Okay, this is the first shot out of a cannon for spring quarter 2017 for New York Times articles. As with anything that we will read this quarter, I want you to think about not only what the articles about, but also how it works. You might also want to think about what the article might be referencing that's not immediately apparent on the page (a lot of times I'll think about this as the engine that's driving the story -you may not necessarily see, but it's the thing that's making the vehicle go). These references that are not apparent and engines driving the articles are often tied to intertextuality and discourse communities. I tried to find a nice range of articles/stories for this first discussion, both in terms of content and in terms of topic. Here are your first three articles:
By Michelle Goldberg
By Rebecca Carroll
By Bill Pennington
Read and annotate all three for discussion in Tuesday's class. Reading the newspaper is different from reading a textbook so you may want to follow some of these suggestions. Also consider why we are talking about these articles as a nation at this time. What is it that's going on in the public conversation that the New York Times is responding to with these articles? How are the articles in different sections joining into a possible conversation? In term total reading for Tuesday's class, at minimum read both the entire front page section as well as the Sunday Review in addition to the three articles.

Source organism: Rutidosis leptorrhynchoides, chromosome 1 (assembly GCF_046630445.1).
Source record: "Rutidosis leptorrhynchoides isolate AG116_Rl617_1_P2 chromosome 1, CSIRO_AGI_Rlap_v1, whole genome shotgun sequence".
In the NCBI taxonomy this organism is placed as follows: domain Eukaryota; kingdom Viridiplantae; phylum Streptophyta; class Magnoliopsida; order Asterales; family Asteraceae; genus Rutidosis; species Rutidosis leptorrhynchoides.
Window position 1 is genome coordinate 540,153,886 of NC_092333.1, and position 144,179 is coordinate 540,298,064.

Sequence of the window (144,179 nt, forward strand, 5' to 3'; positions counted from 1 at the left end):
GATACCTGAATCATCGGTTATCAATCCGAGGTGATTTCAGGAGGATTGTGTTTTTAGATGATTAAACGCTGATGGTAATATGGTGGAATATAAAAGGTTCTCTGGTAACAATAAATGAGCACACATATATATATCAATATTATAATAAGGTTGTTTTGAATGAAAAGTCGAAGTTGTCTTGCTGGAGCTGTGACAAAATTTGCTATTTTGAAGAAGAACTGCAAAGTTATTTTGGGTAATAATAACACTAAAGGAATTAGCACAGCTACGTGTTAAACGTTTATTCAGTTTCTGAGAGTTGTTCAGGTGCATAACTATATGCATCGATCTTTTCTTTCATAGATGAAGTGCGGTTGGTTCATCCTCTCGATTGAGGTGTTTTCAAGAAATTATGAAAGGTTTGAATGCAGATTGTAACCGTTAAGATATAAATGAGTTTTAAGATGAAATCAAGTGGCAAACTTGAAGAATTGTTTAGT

For the summary homework, convert the "They Can Hit 400-Foot Homers, but Playing Catch? That’s Tricky" (A1) article by Bill Pennington into a 150-200 summary following the guidelines in chapter 7b of the St. Martin's handbook.
Be sure to bring your hard copy of the New York Times with you as well. You need to have both your homework summary submitted to the dropbox and your New York Times in hand to participate in Tuesday's class. If for some reason you did not set your subscription, every Starbucks and Walgreens in Chicago sells the Sunday paper (just go early).